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### #Actualamieldanao

Posted 18 February 2013 - 05:40 PM

You should get familiar with linear algebra. This becomes a fairly trivial with vectors and matrices.

Each bone can simply be defined as having location in the coordinate frame of its parent bone and a transformation that this bone applies. That will uniquely define the entire bone structure. In addition to that, you can add any information you want to the bones, of course.

Your choice of bone names is a little bit off for the sake of explaining the situation and to extend the explanation to more bones, so let's say instead that bone A is the first bone, bone B is attached to bone A, and bone C is attached to bone B, and so on. Each bone has a position p (a vector) and an orientation R (a rotation matrix). Let's say that each bone also has a translation matrix T that simply corresponds to a translation matrix by its position p. For example, A.R is the rotation matrix of bone A, and B.T is the translation matrix for bone B, and so on.

At this point, finding the orientation and location of any bone in an arbitrary chain of bones becomes fairly trivial. To determine a bone's parent transformations, you simply multiply all its parent transformations.

• The bone A is the parent bone and is thus not subject to any prior transformations. Its location is A.p and its orientation is A.R, so you can use these matrices to draw the bone itself.
• The bone B has the bone A as its parent. Its location is B.p in A's coordinate frame, and so its location becomes (A.T * A.R) * B.p.
• The bone C has the bone B as its parent. Its location is C.p in B's coordinate frame, and so its location becomes ((A.T * A.R) * B.T * B.R) * C.p.
• The bone D has the bone C as its parent. Its location is D.p in C's coordinate frame, and so its location becomes (((A.T * A.R) * B.T * B.R) * C.T * C.R) * D.p.
• And so on...

In your case, you would have defined the bones as follows:

• A.p = (0,0,30)
• A.R = rotation matrix of 45 degrees
• B.p = (0,0,15)
• B.R = rotation matrix of 0 degrees

Note that bone B (which is bone A in your picture) does not have any rotation on its own; its rotation comes from its parent bone A (bone B in your picture).

Note that, depending on which conventions you choose for your linear algebra, you may have to change the order of the translation and the rotation matrices, multiply child bones on the left side, and/or multiply the position vector on the left side instead.

Ok thanks for the info,Trying Linear Algebra now thanks.

EDIT:it's now make sense,I'm learning from it thanks....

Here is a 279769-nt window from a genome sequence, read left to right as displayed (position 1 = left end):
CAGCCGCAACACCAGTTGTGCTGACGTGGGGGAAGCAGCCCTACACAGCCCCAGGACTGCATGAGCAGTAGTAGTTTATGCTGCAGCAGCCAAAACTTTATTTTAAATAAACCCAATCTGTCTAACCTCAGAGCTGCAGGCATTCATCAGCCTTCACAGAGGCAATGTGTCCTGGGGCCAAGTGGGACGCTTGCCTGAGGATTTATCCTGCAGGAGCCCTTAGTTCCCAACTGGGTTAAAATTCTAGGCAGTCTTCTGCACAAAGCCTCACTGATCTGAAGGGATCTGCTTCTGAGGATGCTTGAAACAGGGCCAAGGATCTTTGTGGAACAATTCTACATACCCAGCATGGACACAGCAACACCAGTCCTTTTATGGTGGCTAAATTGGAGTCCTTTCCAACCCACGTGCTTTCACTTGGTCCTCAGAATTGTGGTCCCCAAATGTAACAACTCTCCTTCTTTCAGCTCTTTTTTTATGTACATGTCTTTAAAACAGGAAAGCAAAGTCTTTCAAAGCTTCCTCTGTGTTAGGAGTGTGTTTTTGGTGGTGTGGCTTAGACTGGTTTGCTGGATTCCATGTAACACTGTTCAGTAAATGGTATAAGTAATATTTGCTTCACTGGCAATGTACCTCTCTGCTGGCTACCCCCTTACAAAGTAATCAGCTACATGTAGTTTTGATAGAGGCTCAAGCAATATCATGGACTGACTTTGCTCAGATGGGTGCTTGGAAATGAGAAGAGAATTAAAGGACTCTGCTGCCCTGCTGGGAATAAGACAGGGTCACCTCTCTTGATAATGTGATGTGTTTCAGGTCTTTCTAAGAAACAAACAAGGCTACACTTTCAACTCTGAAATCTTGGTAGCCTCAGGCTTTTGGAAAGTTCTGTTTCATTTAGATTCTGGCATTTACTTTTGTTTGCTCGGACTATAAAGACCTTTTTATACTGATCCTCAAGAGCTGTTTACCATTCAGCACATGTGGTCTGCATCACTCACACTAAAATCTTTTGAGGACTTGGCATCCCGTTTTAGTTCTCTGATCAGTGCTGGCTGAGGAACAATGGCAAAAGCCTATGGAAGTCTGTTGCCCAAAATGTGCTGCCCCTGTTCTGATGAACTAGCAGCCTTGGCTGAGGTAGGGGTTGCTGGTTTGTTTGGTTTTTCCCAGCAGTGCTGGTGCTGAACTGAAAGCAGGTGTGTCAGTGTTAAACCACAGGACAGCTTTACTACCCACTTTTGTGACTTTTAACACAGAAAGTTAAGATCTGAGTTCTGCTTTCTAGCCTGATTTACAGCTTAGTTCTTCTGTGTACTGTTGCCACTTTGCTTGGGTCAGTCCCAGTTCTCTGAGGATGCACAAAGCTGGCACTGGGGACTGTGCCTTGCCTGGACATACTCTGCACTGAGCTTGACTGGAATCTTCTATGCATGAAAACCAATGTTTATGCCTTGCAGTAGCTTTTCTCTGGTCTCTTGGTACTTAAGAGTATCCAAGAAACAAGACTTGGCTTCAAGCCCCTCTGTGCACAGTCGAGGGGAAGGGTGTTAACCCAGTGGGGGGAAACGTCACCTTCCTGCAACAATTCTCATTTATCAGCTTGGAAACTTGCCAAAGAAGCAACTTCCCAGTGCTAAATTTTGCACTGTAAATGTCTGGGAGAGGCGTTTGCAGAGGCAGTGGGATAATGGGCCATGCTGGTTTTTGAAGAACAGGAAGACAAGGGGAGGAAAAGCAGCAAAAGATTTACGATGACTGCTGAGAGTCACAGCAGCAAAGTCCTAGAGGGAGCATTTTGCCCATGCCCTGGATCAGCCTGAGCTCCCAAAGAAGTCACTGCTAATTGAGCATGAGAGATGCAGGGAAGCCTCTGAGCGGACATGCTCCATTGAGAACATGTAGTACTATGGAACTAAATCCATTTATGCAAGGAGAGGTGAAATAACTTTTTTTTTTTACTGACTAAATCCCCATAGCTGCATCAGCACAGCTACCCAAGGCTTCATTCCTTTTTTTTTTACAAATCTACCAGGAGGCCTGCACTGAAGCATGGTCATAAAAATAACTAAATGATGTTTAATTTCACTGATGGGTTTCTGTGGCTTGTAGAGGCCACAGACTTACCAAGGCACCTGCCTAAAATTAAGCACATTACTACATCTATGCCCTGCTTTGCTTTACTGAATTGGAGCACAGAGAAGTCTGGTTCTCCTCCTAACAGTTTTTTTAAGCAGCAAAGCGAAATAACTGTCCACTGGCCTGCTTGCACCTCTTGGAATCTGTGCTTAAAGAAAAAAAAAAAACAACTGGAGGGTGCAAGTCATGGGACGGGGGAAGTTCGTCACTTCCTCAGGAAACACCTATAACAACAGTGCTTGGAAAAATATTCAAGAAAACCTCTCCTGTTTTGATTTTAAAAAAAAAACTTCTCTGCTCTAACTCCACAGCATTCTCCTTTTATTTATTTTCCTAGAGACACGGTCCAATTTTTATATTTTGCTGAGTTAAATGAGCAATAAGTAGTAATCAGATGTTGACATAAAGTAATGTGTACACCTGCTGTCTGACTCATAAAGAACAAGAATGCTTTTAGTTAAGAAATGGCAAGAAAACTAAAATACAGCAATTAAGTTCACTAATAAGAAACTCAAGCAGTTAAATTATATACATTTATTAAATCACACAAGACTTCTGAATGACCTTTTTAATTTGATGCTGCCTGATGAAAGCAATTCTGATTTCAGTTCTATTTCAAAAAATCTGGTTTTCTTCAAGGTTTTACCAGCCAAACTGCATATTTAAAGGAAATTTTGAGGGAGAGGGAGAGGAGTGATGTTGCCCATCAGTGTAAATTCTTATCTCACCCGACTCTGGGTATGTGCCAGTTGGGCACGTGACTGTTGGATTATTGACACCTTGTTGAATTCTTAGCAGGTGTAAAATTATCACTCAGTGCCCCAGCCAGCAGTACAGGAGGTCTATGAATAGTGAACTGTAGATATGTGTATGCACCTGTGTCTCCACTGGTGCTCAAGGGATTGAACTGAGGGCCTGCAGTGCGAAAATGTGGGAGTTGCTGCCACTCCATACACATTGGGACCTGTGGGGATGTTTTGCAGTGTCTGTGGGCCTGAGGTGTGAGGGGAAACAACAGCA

### #1amieldanao

Posted 18 February 2013 - 05:37 PM

You should get familiar with linear algebra. This becomes a fairly trivial with vectors and matrices.

Each bone can simply be defined as having location in the coordinate frame of its parent bone and a transformation that this bone applies. That will uniquely define the entire bone structure. In addition to that, you can add any information you want to the bones, of course.

Your choice of bone names is a little bit off for the sake of explaining the situation and to extend the explanation to more bones, so let's say instead that bone A is the first bone, bone B is attached to bone A, and bone C is attached to bone B, and so on. Each bone has a position p (a vector) and an orientation R (a rotation matrix). Let's say that each bone also has a translation matrix T that simply corresponds to a translation matrix by its position p. For example, A.R is the rotation matrix of bone A, and B.T is the translation matrix for bone B, and so on.

At this point, finding the orientation and location of any bone in an arbitrary chain of bones becomes fairly trivial. To determine a bone's parent transformations, you simply multiply all its parent transformations.

• The bone A is the parent bone and is thus not subject to any prior transformations. Its location is A.p and its orientation is A.R, so you can use these matrices to draw the bone itself.
• The bone B has the bone A as its parent. Its location is B.p in A's coordinate frame, and so its location becomes (A.T * A.R) * B.p.
• The bone C has the bone B as its parent. Its location is C.p in B's coordinate frame, and so its location becomes ((A.T * A.R) * B.T * B.R) * C.p.
• The bone D has the bone C as its parent. Its location is D.p in C's coordinate frame, and so its location becomes (((A.T * A.R) * B.T * B.R) * C.T * C.R) * D.p.
• And so on...

In your case, you would have defined the bones as follows:

1. A.p = (0,0,30)
2. A.R = rotation matrix of 45 degrees
3. B.p = (0,0,15)
4. B.R = rotation matrix of 0 degrees

Note that bone B (which is bone A in your picture) does not have any rotation on its own; its rotation comes from its parent bone A (bone B in your picture).

Note that, depending on which conventions you choose for your linear algebra, you may have to change the order of the translation and the rotation matrices, multiply child bones on the left side, and/or multiply the position vector on the left side instead.

Ok thanks for the info,Trying Linear Algebra now thanks.

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